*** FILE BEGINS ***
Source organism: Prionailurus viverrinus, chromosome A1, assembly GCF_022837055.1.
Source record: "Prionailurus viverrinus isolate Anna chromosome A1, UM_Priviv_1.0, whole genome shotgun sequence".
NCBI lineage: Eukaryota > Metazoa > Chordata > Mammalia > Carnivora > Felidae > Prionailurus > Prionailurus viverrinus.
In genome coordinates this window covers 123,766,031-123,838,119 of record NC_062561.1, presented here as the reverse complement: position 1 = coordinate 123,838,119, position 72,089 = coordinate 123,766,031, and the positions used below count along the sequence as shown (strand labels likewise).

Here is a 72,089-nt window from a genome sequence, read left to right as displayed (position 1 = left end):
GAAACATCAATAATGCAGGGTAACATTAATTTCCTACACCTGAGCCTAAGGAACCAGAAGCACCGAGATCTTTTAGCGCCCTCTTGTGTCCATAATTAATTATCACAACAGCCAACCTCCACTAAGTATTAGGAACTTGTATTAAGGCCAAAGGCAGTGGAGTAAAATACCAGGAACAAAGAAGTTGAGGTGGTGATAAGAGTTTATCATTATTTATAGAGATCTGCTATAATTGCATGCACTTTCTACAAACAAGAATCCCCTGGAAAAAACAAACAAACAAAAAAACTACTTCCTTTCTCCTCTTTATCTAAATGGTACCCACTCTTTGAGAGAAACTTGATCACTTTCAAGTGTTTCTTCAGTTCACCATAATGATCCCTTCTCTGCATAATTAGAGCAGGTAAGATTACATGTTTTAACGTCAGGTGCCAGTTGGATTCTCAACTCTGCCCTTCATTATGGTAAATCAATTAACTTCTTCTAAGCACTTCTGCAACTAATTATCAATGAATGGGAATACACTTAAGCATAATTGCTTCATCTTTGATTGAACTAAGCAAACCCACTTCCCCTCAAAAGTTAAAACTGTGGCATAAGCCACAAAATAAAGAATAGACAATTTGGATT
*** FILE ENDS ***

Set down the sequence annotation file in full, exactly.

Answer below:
Source organism: Prionailurus viverrinus, chromosome A1, assembly GCF_022837055.1.
Source record: "Prionailurus viverrinus isolate Anna chromosome A1, UM_Priviv_1.0, whole genome shotgun sequence".
NCBI lineage: Eukaryota > Metazoa > Chordata > Mammalia > Carnivora > Felidae > Prionailurus > Prionailurus viverrinus.
In genome coordinates this window covers 123,766,031-123,838,119 of record NC_062561.1, presented here as the reverse complement: position 1 = coordinate 123,838,119, position 72,089 = coordinate 123,766,031, and the positions used below count along the sequence as shown (strand labels likewise).

Here is a 72,089-nt window from a genome sequence, read left to right as displayed (position 1 = left end):
GAAACATCAATAATGCAGGGTAACATTAATTTCCTACACCTGAGCCTAAGGAACCAGAAGCACCGAGATCTTTTAGCGCCCTCTTGTGTCCATAATTAATTATCACAACAGCCAACCTCCACTAAGTATTAGGAACTTGTATTAAGGCCAAAGGCAGTGGAGTAAAATACCAGGAACAAAGAAGTTGAGGTGGTGATAAGAGTTTATCATTATTTATAGAGATCTGCTATAATTGCATGCACTTTCTACAAACAAGAATCCCCTGGAAAAAACAAACAAACAAAAAAACTACTTCCTTTCTCCTCTTTATCTAAATGGTACCCACTCTTTGAGAGAAACTTGATCACTTTCAAGTGTTTCTTCAGTTCACCATAATGATCCCTTCTCTGCATAATTAGAGCAGGTAAGATTACATGTTTTAACGTCAGGTGCCAGTTGGATTCTCAACTCTGCCCTTCATTATGGTAAATCAATTAACTTCTTCTAAGCACTTCTGCAACTAATTATCAATGAATGGGAATACACTTAAGCATAATTGCTTCATCTTTGATTGAACTAAGCAAACCCACTTCCCCTCAAAAGTTAAAACTGTGGCATAAGCCACAAAATAAAGAATAGACAATTTGGATT